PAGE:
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Learn what forensic accountants do & how to start a forensic accounting career. Engaging, exciting & investigative, forensic accounting's a unique career for unique individuals.
This sure is a rewarding career--the pay is good, the answers are black and white, and the job is capable of serving justice to those who rightfully deserve it.
As with most jobs in the world of criminal justice, you can feel good about yourself and what you're doing when you work in this field.
If you're interested in joining the proud ranks of certified forensic accountant specialists, it would be a really good idea to take the time to learn more about the profession.
After all, the more prepared you are, the better your chances for success will be.
Like most forensic careers, this one requires a great deal of training. You need to become a Certified Public Accountant (CPA) and a Certified Forensic Accountant (Cr.FA).
But even before doing all that, you need to get your college degree.
To work ain this field, you are required to complete no less than 24 credit hours in the study of accounting while earning your bachelor's degree.
This can certainly be done while you study something else as your major, but it is highly recommended that you put the majority of your focus on accounting.
With a bachelor's degree and your certifications, you will be qualified to work, but if you go the extra mile and earn a master's degree, you will open wide the possibilities for career advancement and employment opportunities.
The forensic accountant is an investigator with one foot in the world of accounting and the other in the world of criminal justice. This person is capable of bridging the gap between the two worlds to analyze financial evidence used in criminal investigations or legal disputes and provide relevant findings.
This career requires enduring a grueling schooling process and training period.
Not only do you need to earn your college degrees, but you must also become certified by a number of organizations and institutions.
It takes a certain kind of person to be a successful in this field. First, you need the dedication & perseverance to succeed through years of schooling and training. But then, because of the unique nature of this career, you also have to have specific personality traits in order to do the job well.
Chief among these traits is ownership of a great deal of creativity, perseverance, discretion, curiosity, organization, and attention to detail.
As far back as ancient Egypt, the Pharaoh employed people who were responsible for keeping track of all his assets. These employees were tasked with making sure the Pharaoh's gold, gems, and other precious resources were always accounted for.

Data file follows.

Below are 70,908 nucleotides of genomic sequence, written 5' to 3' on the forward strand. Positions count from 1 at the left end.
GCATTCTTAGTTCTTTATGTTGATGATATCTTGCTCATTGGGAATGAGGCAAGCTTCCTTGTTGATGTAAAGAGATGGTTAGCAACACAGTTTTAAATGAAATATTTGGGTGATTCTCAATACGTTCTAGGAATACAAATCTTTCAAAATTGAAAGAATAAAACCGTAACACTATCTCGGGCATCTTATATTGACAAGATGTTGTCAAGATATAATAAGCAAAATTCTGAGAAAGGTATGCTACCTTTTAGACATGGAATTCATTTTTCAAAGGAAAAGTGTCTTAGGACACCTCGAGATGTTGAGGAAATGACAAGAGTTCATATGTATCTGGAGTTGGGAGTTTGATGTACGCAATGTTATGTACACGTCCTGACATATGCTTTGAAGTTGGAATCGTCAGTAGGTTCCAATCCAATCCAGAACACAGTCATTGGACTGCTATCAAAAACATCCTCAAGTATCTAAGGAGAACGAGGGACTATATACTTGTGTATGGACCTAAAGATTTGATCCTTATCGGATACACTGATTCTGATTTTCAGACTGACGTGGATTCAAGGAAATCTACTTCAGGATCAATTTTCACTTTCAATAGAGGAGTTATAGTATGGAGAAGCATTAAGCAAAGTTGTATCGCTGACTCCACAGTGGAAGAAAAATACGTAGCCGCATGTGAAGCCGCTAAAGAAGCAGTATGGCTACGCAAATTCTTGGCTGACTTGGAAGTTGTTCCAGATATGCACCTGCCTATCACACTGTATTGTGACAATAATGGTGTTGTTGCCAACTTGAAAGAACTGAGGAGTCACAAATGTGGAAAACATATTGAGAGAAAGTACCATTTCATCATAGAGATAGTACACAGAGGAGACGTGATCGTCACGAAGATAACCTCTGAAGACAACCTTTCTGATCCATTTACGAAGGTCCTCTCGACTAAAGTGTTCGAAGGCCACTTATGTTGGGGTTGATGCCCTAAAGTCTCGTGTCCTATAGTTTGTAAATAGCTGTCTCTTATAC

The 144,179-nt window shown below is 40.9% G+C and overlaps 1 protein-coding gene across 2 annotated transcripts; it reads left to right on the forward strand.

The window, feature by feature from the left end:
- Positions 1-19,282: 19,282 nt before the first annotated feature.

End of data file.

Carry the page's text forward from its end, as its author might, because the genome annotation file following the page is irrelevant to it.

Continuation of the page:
In more recent times, accountants have made a splash in the history pages of high-profile criminal cases.
An accountant was first called to be a witness at a criminal trial in 1817, and in 1824, a man from Scotland advertised his accounting services to those who worked in the legal sector, ostensibly becoming the first forensic accountant for hire.
Even though Egypt's Pharaoh had them employed thousands of years ago, it wasn't until the 1940's, however, when the term forensic accountant was first used.
Unlike a lot of other professions within the world of law and order, the salary scale in this forensics field isn't incredibly wide. This is so because other professions are made of numerous specialists, while the forensic accountant is its own specialty.
The average salaries for forensic accountants are as follows:
Of course there are certainly ways in which you can earn larger pay checks than those outlined above.
As always, by getting as much training as possible, you can become qualified for a higher pay grade when you join the profession after school--yet another reason to work for a master's degree as well as a bachelor's.
Being successful in this career path is not easy--there are many long hours you need to put into your education and training--but the rewards are certainly worth the effort. The pay is good, the work is interesting, and your job involves the lock-up of the guilty and the acquittal of the innocent.
Your duties and responsibilities are generally the same all the time, but you can work in a variety of different places, for a number of organizations, agencies, and corporations.
Some of the different places you can work include:
Exactly which classes you take depends on where you go to school to earn your forensic accounting degree. The names and content will differ from institution to institution.
But the concepts, theories, practicum, and research presented in them will be very similar.
The names may change, but you can expect to take a number of classes dealing with forensic accounting, including: Accounting Fraud Examination Theory, Federal Income Tax Concepts, and Research Methods in Fraud Investigation.
Professionals in this field need to stay at the forefront of their profession's progress and The Journal of Forensic Accounting is the premier periodical.
The Journal of Forensic Accounting was created by D. Larry Crumbley in 2000. Crumbley is a professor at Louisiana State University who thought it would be a good idea to create a journal centered on the modern theories and model applications of today's forensic accountants.
You may not think you know anything about forensic accounting, but chances are, you've heard of it before.
There have been several cases and disputes throughout modern history that have become so famous as to be items of popular culture. Believe it or not, many of these cases and disputes relied on forensic accountants to get the job done.
Some of the celebrities who have been investigated by forensic accountants include:
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